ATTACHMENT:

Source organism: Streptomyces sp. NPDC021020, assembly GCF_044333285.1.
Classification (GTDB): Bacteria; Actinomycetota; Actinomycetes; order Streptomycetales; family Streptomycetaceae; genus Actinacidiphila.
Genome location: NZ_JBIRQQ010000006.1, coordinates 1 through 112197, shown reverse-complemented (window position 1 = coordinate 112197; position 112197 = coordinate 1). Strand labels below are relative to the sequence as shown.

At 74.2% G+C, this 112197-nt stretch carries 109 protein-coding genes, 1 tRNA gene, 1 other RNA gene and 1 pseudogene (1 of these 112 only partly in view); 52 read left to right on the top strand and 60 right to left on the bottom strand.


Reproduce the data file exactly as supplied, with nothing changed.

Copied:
Source organism: Streptomyces sp. NPDC021020, assembly GCF_044333285.1.
Classification (GTDB): Bacteria; Actinomycetota; Actinomycetes; order Streptomycetales; family Streptomycetaceae; genus Actinacidiphila.
Genome location: NZ_JBIRQQ010000006.1, coordinates 1 through 112197, shown reverse-complemented (window position 1 = coordinate 112197; position 112197 = coordinate 1). Strand labels below are relative to the sequence as shown.

At 74.2% G+C, this 112197-nt stretch carries 109 protein-coding genes, 1 tRNA gene, 1 other RNA gene and 1 pseudogene (1 of these 112 only partly in view); 52 read left to right on the top strand and 60 right to left on the bottom strand.